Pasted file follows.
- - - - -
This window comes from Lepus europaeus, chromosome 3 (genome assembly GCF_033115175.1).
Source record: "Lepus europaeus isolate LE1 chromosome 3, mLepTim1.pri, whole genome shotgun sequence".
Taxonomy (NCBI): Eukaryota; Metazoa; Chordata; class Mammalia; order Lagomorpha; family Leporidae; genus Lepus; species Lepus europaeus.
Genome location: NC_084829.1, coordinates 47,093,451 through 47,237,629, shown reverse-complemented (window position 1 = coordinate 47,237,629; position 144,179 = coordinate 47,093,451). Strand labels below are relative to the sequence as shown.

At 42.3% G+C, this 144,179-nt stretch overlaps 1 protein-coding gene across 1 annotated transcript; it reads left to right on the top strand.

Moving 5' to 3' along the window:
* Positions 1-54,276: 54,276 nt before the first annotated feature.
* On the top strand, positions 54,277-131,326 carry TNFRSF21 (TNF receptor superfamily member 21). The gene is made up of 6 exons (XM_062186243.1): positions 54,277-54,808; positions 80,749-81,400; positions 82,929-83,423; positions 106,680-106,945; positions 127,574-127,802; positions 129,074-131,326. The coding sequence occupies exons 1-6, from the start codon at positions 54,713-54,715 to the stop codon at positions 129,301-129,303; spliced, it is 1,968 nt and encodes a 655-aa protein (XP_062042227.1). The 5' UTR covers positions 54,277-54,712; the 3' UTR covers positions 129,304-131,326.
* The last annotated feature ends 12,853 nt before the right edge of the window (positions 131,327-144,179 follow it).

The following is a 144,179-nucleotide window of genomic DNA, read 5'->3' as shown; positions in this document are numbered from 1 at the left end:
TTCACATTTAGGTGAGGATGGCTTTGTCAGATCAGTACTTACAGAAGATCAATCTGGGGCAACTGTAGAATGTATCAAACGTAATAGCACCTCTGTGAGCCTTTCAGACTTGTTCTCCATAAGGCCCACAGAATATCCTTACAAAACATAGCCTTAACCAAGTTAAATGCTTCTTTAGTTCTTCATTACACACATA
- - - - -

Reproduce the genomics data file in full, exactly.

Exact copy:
This window comes from Lepus europaeus, chromosome 3 (genome assembly GCF_033115175.1).
Source record: "Lepus europaeus isolate LE1 chromosome 3, mLepTim1.pri, whole genome shotgun sequence".
Taxonomy (NCBI): Eukaryota; Metazoa; Chordata; class Mammalia; order Lagomorpha; family Leporidae; genus Lepus; species Lepus europaeus.
Genome location: NC_084829.1, coordinates 47,093,451 through 47,237,629, shown reverse-complemented (window position 1 = coordinate 47,237,629; position 144,179 = coordinate 47,093,451). Strand labels below are relative to the sequence as shown.

At 42.3% G+C, this 144,179-nt stretch overlaps 1 protein-coding gene across 1 annotated transcript; it reads left to right on the top strand.

Moving 5' to 3' along the window:
* Positions 1-54,276: 54,276 nt before the first annotated feature.
* On the top strand, positions 54,277-131,326 carry TNFRSF21 (TNF receptor superfamily member 21). The gene is made up of 6 exons (XM_062186243.1): positions 54,277-54,808; positions 80,749-81,400; positions 82,929-83,423; positions 106,680-106,945; positions 127,574-127,802; positions 129,074-131,326. The coding sequence occupies exons 1-6, from the start codon at positions 54,713-54,715 to the stop codon at positions 129,301-129,303; spliced, it is 1,968 nt and encodes a 655-aa protein (XP_062042227.1). The 5' UTR covers positions 54,277-54,712; the 3' UTR covers positions 129,304-131,326.
* The last annotated feature ends 12,853 nt before the right edge of the window (positions 131,327-144,179 follow it).

The following is a 144,179-nucleotide window of genomic DNA, read 5'->3' as shown; positions in this document are numbered from 1 at the left end:
TTCACATTTAGGTGAGGATGGCTTTGTCAGATCAGTACTTACAGAAGATCAATCTGGGGCAACTGTAGAATGTATCAAACGTAATAGCACCTCTGTGAGCCTTTCAGACTTGTTCTCCATAAGGCCCACAGAATATCCTTACAAAACATAGCCTTAACCAAGTTAAATGCTTCTTTAGTTCTTCATTACACACATA